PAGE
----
For Immediate Release: April 1, 2005
Contact - BIS Public Affairs 202-482-2721
The U.S. Department of Commerce today announced that Uni-Arab Engineering and Oil Field Services (Uni-Arab), Managing Director Nureddin S. Sehweil, and Assistant Managing Director Jaime Radi Mustafa of Abu Dhabi, United Arab Emirates, have paid civil penalties totaling $170,000 to settle charges that the respondents violated the Export Administration Regulations (EAR) between November 2000 and July 2003.
The Commerce Department’s Bureau of Industry and Security (BIS) charged Uni-Arab with nine violations, Mr. Sehweil with two violations, and Mr. Mustafa with six violations. The settlement with Uni-Arab concerns, in part, charges by BIS that in November 2000, Uni-Arab caused the re-export of oil field chemical testing equipment supplies to Libya without the required Department of Commerce export license. The oil field chemical testing equipment exported to Libya was, at that time, controlled for foreign policy reasons.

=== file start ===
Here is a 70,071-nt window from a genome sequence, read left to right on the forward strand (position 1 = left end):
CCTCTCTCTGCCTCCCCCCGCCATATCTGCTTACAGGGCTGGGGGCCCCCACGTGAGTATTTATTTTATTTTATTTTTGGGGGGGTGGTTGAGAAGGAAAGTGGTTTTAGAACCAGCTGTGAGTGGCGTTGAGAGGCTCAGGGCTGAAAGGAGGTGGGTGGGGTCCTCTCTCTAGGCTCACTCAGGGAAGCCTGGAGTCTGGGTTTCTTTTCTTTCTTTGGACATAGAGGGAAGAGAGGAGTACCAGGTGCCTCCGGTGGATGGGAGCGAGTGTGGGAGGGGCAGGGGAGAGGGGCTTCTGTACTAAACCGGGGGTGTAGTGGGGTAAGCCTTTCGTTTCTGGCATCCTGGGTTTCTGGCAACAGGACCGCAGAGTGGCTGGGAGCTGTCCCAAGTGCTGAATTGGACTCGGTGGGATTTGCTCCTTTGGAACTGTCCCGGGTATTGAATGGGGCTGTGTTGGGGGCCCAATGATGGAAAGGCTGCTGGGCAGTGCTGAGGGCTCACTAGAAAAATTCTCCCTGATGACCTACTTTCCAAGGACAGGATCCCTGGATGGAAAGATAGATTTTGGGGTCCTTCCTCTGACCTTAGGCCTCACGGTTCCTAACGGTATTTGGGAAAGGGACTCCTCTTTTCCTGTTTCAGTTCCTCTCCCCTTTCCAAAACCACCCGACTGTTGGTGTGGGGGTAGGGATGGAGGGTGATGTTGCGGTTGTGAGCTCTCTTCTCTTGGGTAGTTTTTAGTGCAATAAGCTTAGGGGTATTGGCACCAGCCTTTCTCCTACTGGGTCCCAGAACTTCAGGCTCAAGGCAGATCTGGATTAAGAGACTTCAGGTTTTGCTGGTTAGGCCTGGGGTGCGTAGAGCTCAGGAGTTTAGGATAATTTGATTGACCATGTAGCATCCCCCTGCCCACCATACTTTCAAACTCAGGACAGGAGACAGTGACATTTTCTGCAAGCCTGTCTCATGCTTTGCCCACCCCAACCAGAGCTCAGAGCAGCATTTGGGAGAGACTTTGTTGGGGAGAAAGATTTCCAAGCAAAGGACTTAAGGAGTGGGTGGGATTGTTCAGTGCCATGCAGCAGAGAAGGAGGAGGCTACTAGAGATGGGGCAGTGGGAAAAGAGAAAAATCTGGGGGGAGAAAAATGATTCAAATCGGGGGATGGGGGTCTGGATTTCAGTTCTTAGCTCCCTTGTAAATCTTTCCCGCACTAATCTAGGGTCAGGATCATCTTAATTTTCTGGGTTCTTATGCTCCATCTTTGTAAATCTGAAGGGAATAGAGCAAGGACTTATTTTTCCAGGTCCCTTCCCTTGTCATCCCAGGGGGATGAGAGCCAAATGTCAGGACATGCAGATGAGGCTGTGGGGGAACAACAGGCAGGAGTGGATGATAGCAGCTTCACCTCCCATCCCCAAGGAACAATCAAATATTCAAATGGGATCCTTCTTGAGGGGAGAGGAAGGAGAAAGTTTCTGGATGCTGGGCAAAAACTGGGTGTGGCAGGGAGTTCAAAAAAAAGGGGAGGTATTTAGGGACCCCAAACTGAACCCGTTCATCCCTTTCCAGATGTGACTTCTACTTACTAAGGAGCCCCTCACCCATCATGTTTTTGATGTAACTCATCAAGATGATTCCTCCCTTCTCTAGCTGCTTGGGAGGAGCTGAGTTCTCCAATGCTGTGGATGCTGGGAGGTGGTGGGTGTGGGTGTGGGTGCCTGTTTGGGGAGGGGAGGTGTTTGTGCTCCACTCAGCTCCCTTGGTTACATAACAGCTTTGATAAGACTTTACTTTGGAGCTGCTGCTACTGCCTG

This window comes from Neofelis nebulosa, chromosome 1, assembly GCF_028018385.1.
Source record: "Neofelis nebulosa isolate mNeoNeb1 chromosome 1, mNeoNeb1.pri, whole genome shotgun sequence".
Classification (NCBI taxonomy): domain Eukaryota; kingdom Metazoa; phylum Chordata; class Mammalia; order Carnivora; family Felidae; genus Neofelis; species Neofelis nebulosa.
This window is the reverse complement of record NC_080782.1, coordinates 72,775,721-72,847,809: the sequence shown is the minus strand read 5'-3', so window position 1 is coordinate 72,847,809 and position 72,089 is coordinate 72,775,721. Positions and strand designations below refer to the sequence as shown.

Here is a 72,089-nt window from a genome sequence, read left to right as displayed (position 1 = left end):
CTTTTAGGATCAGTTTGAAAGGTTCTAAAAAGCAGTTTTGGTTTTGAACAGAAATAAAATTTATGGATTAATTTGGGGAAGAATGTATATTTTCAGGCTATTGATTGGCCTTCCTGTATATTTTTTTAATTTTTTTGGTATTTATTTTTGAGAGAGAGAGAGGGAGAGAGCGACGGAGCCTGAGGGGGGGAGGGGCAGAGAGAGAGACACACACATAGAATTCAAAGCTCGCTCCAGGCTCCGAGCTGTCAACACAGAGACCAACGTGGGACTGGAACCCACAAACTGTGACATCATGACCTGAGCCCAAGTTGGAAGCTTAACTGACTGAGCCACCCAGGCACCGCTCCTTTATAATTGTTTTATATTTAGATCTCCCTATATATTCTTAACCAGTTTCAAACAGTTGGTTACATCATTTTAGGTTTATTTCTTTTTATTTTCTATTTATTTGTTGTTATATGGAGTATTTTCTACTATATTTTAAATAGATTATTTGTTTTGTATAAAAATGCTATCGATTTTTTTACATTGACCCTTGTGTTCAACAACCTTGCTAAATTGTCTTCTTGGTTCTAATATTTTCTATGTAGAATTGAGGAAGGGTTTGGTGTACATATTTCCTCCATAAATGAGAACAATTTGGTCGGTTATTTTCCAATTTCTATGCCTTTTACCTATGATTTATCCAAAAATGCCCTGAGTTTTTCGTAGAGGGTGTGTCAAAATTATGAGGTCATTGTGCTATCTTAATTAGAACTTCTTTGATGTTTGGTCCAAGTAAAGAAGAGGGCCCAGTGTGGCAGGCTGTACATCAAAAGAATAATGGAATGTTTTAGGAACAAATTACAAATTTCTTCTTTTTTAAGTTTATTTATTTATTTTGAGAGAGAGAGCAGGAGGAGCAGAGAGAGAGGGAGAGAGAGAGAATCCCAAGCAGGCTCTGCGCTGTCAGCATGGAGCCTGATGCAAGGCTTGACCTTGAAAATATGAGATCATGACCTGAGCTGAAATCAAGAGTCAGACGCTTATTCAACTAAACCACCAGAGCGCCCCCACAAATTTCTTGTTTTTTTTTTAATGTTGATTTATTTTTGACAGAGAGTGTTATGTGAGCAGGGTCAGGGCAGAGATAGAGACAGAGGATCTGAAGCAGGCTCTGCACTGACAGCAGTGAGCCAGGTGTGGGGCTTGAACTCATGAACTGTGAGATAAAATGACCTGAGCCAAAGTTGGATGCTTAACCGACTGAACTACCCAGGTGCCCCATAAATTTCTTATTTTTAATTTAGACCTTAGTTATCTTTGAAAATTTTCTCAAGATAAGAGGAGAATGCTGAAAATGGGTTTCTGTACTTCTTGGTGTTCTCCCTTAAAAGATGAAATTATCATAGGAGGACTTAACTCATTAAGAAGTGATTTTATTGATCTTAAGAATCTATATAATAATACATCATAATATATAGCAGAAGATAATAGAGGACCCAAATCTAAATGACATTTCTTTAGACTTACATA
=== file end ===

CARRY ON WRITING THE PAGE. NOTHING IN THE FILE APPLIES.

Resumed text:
In addition, BIS charged that, between October 2002 and July 2003, Uni-Arab, Sehweil, and Mustafa aided Yaudat Mustafa Talyi, in violating a Temporary Denial Order in place against Talyi in Slidell, Louisiana. BIS also charged that all three respondents made false statements to the Assistant Secretary for Export Enforcement in the course of BIS Administrative Enforcement Proceedings by denying any exports had been made to Libya. Uni-Arab has paid a civil fine of $95,000 and received a five year of denial of export privileges. Sehweil has paid a civil fine of $20,000 and received a three year denial of export privileges. Mustafa has paid a civil fine of $55,000 and received a five year denial of export privileges. All denial of export privileges are suspended and will be waived provided no violations occur during the one year from the date of the order.
Temporary Denial Orders are issued by the Assistant Secretary for Export Enforcement, denying any or (typically) all of the export privileges of a company or individual to prevent an imminent export control violation. These orders are issued ex parte for a renewable 180-day period and restrict not only the right to export from the United States, but also the right to receive or participate in exports from the United States.
Acting Assistant Secretary for Export Enforcement Wendy L. Wysong commended Houston, Texas Resident Agent in Charge Richard Modesette for his work on this investigation.